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Writing the alien

Tags: Graham Joyce Imagicon2 Me Science fiction Åsa Schwarz

Should you fight the fantastic, like many books portray: hero kills ghost. Or should you accept it, live with it, see it as an extra spise to life? Like my grandmother did.

Graham Joyce

If you go to a con in Sweden, you also have to live with about 7 others, foreign nationalities being present, including Swedes who do speak Danish, Swedes who don't speak Danish, and Swedes who think they speak Danish. You feel very alien. But, joking aside.

If you write in the fantastic genres, you also have to choose how you will write about the alien/foreign, whether it's the country Transylvania, the person Dracula or the language spoken in foreign places by foreign people. This was one of the great topics, you had plenty of time to discuss at Imagicon 2.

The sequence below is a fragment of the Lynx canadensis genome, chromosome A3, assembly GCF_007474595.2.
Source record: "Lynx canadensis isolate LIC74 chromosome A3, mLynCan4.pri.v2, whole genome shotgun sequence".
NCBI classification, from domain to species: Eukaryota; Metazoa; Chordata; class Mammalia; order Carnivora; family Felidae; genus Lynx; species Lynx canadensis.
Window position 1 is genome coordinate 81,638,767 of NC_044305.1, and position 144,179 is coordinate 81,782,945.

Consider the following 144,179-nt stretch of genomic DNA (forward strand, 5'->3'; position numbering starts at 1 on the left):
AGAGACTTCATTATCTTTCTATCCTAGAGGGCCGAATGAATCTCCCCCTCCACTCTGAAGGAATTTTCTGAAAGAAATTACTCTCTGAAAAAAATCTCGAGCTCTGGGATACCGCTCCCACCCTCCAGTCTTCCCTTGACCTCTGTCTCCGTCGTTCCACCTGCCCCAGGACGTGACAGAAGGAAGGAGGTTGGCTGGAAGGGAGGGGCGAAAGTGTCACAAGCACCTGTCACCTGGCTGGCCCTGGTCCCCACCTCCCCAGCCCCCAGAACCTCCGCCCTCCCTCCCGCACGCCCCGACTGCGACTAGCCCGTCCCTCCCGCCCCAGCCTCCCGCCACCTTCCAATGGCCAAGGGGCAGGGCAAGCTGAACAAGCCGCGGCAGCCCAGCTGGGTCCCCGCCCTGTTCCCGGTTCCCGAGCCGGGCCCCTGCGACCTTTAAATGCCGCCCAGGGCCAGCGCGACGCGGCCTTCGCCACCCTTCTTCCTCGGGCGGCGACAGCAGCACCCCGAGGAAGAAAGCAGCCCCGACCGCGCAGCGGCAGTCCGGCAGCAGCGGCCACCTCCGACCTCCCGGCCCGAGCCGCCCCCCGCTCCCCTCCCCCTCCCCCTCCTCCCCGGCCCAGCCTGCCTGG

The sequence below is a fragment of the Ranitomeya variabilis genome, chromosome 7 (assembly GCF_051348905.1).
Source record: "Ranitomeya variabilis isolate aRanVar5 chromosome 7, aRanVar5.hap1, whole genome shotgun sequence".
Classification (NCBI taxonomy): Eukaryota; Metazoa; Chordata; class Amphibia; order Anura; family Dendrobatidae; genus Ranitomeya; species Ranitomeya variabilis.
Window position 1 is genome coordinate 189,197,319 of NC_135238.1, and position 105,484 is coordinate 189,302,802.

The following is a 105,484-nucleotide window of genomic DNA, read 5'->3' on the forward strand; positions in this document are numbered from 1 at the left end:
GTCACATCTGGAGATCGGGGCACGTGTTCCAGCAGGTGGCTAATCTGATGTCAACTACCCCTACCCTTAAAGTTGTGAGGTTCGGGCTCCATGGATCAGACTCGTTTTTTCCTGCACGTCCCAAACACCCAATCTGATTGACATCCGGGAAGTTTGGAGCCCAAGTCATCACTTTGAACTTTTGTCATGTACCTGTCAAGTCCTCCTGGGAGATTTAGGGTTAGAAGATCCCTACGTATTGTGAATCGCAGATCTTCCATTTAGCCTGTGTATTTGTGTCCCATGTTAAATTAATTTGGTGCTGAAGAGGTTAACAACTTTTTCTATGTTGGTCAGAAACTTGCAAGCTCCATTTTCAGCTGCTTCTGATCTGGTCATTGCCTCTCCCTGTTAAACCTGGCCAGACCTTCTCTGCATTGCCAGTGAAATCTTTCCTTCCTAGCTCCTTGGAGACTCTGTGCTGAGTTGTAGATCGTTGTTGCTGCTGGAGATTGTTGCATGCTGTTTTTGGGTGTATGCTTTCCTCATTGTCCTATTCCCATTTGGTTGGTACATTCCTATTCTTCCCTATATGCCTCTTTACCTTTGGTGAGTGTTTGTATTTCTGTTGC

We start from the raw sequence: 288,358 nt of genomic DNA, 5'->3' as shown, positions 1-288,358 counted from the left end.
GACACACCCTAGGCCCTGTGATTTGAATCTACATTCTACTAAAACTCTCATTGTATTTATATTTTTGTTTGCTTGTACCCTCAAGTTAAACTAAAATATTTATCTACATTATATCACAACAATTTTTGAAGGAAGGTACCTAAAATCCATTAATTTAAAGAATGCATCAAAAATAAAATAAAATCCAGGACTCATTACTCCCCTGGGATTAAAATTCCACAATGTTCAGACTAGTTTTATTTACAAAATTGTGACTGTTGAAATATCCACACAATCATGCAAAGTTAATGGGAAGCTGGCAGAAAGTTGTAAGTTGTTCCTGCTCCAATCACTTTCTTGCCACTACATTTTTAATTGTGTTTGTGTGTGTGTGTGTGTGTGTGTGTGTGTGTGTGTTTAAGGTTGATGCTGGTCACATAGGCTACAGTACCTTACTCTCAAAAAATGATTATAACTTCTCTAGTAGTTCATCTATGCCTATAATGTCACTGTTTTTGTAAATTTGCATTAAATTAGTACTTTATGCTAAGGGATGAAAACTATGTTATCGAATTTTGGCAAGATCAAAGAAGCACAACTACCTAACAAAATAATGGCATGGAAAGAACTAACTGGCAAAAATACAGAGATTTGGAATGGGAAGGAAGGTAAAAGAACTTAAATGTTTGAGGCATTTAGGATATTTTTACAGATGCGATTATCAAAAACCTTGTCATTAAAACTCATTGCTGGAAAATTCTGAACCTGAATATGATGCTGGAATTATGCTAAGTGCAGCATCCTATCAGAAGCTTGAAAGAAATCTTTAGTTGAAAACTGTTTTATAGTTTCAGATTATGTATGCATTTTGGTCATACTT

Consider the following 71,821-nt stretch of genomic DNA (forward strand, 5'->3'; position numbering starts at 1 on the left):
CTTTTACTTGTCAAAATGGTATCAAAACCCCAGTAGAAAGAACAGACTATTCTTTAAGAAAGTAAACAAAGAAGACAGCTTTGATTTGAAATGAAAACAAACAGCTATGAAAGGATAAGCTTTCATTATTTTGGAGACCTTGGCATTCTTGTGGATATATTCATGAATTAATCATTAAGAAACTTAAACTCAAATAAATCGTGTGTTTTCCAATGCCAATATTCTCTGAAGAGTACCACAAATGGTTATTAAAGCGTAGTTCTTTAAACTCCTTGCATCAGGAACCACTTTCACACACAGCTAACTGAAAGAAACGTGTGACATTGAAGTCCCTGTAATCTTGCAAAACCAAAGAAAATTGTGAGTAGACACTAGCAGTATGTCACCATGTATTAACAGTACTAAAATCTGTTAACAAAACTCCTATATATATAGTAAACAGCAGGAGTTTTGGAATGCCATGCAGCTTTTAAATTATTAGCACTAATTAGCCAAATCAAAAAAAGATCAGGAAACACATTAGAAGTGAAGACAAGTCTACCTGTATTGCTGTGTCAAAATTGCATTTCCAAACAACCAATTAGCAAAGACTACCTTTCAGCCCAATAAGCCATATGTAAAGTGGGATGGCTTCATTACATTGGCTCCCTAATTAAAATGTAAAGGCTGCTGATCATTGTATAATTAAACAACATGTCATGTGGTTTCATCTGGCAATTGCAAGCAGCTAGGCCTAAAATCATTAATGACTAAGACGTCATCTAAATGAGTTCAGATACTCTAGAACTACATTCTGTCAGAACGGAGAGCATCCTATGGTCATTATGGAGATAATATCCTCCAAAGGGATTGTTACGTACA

The panel "From a foreign perspective" looked at the foreign place. Putting yourself in other's shoes. And immediately realized: it will never succeed 100%. But you have to try. You can and must use research. You also have to use your imagination, so you can write about stuff you don't know. You have to write more than you actually use, in an effort to make the described world plausible -- whether you're writing about real people or not. You also have to remember, that even though you're writing about something alien, you yourself is "local". Maybe you're writing to learn more about the foreign. Maybe you're an explorer, who doesn't know the language yet. Or maybe you interpret for the reader. It's important to describe the foreign as it is -- instead of describing your prejudices. It's also important to describe what the alien looks like. And remember, your own past is also foreign to a certain degree, even to yourself. And do your job! It's distracting when e.g. the names is a strange mix of welsh and indian.